One of the key benefits a service partner can offer is the assurance that your problems are their problems.
Are you feeding your donkey sponge cake?
Are you letting frogs out of your mouth?
Providing a language service isn’t just a matter of translating words on a page. It’s a matter of establishing intentions and conveying them, sometimes in language far removed from the original text.
In Portugal, the phrase “to feed the donkey sponge cake” (alimentar um burro a pão-de-ló) refers to an elaborate treatment being given to a person who doesn’t need it.
In Finland, “to let a frog out of your mouth” (päästää sammakko suusta) is to say something inappropriate, a pitfall that translators and interpreters all over the world will be all too familiar with.
In Poland, “not my circus, not my monkeys” (nie mój cyrk, nie moje małpy) is an inventive way of telling someone “this is your problem, not mine.”
And that brings us to an important point about service providers; their definition of service. When companies map out an export strategy, word-for-word translation doesn't get the job done. One of the key benefits a partner can offer is the assurance that your problems are their problems. The assurance that they’ll help you overcome whatever linguistic and cultural barriers stand in your way and commit themselves to your projects as fully as members of your own team.
Many companies make good use of abstract language in their corporate brochures and marketing material. Failing to convey the spirit of these messages, or worse making them nonsensical, could hardly be more counter-productive. It’s fun to laugh at hypothetical examples, but in practice none of us wants to be the butt of the joke. And when it comes to design ideas, even the simplest images can backfire.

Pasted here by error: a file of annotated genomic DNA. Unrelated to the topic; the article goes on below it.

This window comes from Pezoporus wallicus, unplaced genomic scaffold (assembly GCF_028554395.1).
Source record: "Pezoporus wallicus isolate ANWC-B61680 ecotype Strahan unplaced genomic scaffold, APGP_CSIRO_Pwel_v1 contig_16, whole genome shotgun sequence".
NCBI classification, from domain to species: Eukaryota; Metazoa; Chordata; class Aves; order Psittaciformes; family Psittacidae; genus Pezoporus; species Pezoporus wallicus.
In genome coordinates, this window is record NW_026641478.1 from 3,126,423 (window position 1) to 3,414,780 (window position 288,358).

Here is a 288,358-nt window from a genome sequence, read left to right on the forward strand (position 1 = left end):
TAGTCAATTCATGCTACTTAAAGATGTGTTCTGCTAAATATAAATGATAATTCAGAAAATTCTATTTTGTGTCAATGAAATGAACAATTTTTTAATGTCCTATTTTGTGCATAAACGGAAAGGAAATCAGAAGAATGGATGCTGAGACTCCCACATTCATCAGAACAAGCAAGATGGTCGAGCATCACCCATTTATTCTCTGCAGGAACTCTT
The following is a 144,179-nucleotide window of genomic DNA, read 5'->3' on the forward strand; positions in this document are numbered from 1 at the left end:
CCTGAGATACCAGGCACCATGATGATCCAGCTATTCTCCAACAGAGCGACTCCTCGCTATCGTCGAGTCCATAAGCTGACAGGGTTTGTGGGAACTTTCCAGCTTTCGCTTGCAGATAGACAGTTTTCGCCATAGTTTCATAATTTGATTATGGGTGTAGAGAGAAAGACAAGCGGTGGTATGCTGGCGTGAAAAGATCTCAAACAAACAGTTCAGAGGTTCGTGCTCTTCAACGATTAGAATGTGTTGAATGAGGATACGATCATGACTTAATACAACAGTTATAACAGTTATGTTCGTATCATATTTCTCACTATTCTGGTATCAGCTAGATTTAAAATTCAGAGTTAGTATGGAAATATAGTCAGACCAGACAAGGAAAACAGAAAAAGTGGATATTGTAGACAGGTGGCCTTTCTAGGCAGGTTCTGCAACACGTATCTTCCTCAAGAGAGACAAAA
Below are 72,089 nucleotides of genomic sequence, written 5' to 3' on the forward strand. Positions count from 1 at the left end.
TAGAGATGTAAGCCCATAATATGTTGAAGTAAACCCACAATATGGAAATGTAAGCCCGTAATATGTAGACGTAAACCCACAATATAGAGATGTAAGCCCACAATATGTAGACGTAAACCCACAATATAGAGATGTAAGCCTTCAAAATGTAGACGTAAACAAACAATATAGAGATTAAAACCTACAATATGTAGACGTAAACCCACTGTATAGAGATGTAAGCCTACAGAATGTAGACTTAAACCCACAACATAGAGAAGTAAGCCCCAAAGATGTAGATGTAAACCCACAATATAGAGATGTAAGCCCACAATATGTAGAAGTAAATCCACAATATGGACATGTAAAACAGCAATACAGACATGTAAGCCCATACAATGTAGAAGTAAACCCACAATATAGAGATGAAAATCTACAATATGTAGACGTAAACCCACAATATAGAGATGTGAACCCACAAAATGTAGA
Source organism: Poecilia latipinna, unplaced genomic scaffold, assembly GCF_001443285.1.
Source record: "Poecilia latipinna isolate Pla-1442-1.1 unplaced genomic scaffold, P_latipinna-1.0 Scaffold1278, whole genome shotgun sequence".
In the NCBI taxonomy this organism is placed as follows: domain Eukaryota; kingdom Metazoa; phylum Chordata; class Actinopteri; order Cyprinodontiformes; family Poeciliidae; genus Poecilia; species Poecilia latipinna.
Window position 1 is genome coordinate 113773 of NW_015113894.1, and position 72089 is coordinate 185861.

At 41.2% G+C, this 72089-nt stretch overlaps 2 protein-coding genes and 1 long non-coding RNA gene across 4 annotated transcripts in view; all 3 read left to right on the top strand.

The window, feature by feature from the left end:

A friend of mine was recently reminded of the cultural pitfalls exporters and travellers face. In many countries, showing five spread fingers with the palm facing out would be unlikely to provoke hostility. In Greece, though, it would cause deep offence. Greek people refer to the gesture as “moutza”. It dates back to Byzantine times when prisoners were paraded with their faces covered in dirt applied with their own palms. Today it remains a common insult for Greek people. It’s one of many cultural traps that the novice may not be aware of, but the right service partner will steer you safely clear of every time.
I believe professional sales can be summed up as helping people to buy something they want. And in the same spirit, professional service can be summed up as helping a partner get where they want to go. Taking ownership of a problem, taking responsibility for its resolution and taking pride in that partner’s success.
It may be your circus. They may be your monkeys. But it’s our problem.
And we’ll solve it.
Conversis: helping you speak to the world
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